Welcome back to Chipping Sodbury. You can have a second chance. Counterbalance is back. To mark their return, they're looking at the 356th most acclaimed album of all time -- avant-garde pop or the poppiest avant-garde?
Klinger: First of all, yes. We’re back. We decided to take the summer off, then yada yada yada... and now we’re back. Tanned, fit and rested.
When we started this Counterbalance project back in the fall of 1987, we were young and naive, and possibly a bit foolish as we were still learning how to do this whole "writing about music" thing. So much so, in fact, that we managed to write several hundred words about The Velvet Underground and Nico without ever mentioning John Cale by name. It really was an oversight on our part, and one I've been kicking myself over for nearly 30 years. But since then, so much has happened. The Berlin Wall has come down, the Internet has presented an avenue for our correspondences, John Cale's occasional collaborator and foil Lou Reed has passed on -- and I have become completely obsessed with Paris 1919.
This 1973 album marked John Cale's first real foray into what could conceivably called mainstream rock, since it's filled with joy and pop magic. But at the same time it's so mysterious and evocative, even in those moments of joy, that you find yourself wanting to dig deeper into lyrics that stubbornly resist interpretation even as they keep luring you in. There are themes and motifs, as literary and historical references continue to crop up -- Dylan Thomas, Graham Greene, Shakespeare and onward. And it all seems to be taking place against a backdrop where the days of European colonialism are drawing to a close, beginning with the Paris Peace Talks and carrying straight through to the rise of Enoch "Rivers of Blood" Powell. It's a lot to try to process, and Cale does you the favor of not doing you any favors and making anything especially explicit. Anyway, I’m sure I'll get time to pontificate more as we go along, so I'm interested in your opinion of this album, which never charted but is now a respectable No. 356 on the Great List.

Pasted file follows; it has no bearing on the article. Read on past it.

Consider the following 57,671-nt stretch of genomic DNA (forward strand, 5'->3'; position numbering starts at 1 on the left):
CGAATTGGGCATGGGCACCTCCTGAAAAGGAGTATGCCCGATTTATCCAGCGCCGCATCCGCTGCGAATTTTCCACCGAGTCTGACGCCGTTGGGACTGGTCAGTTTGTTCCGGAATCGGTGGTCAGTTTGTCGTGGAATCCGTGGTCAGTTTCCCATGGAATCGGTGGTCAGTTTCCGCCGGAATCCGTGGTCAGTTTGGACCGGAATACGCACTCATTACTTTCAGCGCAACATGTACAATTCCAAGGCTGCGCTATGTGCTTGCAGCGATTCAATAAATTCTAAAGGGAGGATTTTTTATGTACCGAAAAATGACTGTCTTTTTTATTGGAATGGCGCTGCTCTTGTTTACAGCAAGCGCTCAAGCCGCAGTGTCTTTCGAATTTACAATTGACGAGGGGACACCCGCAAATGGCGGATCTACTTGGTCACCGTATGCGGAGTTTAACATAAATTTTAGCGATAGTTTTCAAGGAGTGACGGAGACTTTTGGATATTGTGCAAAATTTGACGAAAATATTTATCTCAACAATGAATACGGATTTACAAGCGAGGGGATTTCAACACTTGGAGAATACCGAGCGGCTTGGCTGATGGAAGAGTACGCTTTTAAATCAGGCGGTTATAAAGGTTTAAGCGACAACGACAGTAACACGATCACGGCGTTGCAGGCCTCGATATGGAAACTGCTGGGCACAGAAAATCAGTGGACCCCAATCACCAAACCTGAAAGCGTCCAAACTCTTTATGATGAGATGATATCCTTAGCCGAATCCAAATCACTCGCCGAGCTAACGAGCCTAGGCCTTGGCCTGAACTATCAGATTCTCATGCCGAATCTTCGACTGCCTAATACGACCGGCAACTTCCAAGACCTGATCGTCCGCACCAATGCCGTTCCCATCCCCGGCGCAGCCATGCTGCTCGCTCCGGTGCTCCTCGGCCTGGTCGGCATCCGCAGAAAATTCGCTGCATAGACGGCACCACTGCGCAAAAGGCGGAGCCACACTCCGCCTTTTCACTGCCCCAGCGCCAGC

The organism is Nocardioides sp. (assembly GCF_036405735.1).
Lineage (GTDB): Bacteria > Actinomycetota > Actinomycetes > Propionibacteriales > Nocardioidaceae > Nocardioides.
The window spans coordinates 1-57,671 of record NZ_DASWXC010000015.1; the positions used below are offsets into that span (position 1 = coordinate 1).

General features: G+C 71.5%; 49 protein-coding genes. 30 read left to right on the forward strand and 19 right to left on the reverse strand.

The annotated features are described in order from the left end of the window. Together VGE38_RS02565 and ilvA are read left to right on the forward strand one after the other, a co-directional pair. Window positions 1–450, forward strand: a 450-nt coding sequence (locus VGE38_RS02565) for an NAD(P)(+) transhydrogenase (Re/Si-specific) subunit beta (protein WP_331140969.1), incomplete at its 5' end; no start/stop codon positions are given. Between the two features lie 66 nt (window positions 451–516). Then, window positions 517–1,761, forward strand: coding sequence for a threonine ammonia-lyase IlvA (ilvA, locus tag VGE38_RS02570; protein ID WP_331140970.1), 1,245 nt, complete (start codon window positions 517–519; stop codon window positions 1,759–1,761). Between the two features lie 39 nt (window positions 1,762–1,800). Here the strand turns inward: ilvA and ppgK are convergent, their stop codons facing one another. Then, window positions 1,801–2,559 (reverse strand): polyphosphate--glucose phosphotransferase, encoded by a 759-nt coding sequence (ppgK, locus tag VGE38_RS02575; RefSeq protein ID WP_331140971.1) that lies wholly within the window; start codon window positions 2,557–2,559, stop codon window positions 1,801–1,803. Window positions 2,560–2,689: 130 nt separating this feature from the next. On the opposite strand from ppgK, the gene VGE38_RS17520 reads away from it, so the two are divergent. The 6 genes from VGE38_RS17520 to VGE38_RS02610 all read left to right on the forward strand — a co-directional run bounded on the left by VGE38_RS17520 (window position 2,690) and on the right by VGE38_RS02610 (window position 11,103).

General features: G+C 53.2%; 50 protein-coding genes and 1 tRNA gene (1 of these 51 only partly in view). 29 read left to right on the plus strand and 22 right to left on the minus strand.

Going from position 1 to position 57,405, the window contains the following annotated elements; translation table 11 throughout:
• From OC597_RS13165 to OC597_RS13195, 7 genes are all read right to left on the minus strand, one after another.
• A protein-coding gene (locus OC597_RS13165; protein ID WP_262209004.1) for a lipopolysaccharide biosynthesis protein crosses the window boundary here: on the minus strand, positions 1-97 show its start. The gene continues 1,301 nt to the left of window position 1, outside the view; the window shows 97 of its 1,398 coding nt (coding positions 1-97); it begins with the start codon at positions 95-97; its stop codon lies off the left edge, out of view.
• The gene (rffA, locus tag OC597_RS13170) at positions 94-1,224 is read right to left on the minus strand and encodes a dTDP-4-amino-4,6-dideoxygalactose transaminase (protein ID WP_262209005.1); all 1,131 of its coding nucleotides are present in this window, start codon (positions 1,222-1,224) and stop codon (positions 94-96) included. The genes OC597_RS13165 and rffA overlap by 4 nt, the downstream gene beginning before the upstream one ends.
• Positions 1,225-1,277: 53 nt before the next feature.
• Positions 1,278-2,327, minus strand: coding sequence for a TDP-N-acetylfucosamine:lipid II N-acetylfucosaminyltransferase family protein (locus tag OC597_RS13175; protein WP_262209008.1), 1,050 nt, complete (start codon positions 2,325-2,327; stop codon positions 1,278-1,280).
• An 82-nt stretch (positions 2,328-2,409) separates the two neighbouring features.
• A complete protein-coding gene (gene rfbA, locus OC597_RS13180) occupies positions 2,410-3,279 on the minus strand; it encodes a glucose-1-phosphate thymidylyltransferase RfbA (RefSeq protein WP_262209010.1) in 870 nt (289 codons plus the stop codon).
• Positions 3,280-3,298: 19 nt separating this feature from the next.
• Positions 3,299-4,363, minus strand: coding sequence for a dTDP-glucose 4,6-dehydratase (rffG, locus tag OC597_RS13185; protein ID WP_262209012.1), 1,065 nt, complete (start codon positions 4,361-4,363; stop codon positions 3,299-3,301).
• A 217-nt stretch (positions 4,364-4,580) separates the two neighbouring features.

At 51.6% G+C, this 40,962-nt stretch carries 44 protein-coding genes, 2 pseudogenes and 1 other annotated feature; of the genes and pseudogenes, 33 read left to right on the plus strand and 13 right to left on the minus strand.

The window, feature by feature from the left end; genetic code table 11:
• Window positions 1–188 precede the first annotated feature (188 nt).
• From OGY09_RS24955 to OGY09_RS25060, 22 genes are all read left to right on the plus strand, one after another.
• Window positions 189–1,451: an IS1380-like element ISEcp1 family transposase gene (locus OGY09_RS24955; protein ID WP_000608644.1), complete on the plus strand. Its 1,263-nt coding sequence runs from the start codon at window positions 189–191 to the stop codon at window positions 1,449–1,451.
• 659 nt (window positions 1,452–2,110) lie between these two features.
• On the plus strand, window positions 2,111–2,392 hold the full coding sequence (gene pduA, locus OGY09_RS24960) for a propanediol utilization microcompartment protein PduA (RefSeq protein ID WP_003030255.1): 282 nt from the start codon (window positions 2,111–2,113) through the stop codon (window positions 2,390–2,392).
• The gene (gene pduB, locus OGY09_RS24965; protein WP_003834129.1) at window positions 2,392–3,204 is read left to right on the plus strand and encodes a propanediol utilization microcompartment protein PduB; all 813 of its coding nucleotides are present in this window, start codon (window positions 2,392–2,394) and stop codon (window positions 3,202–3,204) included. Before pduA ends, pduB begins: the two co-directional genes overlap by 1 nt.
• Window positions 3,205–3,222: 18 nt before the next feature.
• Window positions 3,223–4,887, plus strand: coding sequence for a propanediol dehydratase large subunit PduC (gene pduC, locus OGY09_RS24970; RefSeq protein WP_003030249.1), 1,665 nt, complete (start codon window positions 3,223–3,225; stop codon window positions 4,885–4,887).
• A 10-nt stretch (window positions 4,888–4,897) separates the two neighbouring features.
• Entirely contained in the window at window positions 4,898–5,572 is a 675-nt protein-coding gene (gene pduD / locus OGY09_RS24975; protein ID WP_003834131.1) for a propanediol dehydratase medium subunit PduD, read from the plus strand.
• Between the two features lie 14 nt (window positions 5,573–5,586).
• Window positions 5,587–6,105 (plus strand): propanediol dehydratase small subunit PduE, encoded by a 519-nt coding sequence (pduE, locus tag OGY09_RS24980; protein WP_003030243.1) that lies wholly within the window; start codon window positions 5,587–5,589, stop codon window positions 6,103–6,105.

Mendelsohn: As you noted, we have been at this for a while (where do the decades go?). I wasn’t especially kind to the Velvet Underground back when we talked about their debut record -- mostly because I was angry about Andy Warhol foisting Nico on the band. It is, as some might say, a necessary evil (annoyance?) because without Warhol’s backing, the Velvet Underground would not have been able to make records and gain enough exposure to change the course of rock and roll. In the intervening years, I’ve gone back and reassessed my relationship with the VU, finding within their records an unmitigated beauty and experimentation that is oft imitated but never matched. At the heart of that beauty lies the creative relationship Reed had with Cale early on. It is well documented that Reed and Cale had a contentious relationship but out of that pairing came some of the most forward-thinking rock and roll that world had ever heard. Cale’s avant-garde tendencies drove the band and acted as a counterpoint in Reed’s songwriting style. After Doug Yule replaced Cale, Reed was able to move toward the pop center, unhindered by Cale’s experimental predilections. The Velvet Underground’s music was still great but it lacked that excitement, that contentious energy that was always bubbling just below the surface.
When you gave me Cale’s Paris 1919, I had expected to find some sort of noise experiment, not a profoundly beautiful pop record full of ponderous profundity and arcane lyrical material. I’ve had this record for two weeks, I’ve been through it a dozen times and each time I listen to it, I’m struck by the realization that I might need a couple of years to before I get close to understanding even half of it. Klinger, this record is exquisite and I am in awe of Cale’s baroque pop masterpiece but I am also completely overwhelmed. Where do we start? Please start with “Andalucia", because I don’t think it’s a coincidence that the rhythmic structure mimics Reed’s “Walk on the Wild Side".